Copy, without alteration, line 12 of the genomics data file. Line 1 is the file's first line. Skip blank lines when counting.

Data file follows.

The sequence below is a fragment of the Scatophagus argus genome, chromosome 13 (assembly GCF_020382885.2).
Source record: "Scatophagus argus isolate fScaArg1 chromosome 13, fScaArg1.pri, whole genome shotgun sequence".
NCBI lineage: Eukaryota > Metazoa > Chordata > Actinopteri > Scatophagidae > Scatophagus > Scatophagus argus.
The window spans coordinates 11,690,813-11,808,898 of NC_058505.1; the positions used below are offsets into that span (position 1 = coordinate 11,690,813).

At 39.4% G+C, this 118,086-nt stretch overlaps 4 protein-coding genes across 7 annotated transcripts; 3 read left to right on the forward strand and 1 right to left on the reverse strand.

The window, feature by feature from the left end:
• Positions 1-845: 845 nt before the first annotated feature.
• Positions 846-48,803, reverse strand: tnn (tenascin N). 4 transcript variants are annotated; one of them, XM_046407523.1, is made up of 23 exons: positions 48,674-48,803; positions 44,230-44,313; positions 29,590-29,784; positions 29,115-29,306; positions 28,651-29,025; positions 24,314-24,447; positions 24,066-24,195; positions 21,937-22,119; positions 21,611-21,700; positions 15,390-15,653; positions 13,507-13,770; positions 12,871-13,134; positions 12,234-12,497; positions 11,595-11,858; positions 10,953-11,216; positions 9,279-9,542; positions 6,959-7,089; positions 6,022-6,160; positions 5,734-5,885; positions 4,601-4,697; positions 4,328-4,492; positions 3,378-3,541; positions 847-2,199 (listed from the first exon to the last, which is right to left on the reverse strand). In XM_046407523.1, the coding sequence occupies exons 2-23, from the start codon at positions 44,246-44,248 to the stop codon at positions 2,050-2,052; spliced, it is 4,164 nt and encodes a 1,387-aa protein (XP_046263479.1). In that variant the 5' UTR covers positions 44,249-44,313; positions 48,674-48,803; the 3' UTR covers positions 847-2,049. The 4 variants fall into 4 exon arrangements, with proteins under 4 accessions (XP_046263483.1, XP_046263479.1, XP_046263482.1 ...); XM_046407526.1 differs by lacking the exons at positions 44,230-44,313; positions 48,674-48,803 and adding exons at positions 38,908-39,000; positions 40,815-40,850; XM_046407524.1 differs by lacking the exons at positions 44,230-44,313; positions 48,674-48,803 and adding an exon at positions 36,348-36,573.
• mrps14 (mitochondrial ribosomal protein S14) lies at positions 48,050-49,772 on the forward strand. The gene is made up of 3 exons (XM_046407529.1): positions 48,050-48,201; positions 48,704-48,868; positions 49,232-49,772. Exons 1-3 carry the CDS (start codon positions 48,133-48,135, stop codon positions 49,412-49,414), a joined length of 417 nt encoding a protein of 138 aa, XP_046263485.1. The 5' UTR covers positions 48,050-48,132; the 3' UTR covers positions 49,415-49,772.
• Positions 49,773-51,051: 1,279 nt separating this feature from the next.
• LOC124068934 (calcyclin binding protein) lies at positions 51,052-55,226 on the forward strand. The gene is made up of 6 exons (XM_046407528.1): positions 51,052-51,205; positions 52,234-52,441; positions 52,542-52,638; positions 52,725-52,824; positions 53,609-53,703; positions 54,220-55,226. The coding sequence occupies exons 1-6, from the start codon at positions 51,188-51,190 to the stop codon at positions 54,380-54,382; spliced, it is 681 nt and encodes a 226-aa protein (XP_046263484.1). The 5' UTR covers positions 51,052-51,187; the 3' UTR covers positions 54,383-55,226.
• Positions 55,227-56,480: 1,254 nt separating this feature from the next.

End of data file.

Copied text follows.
• Positions 55,227-56,480: 1,254 nt separating this feature from the next.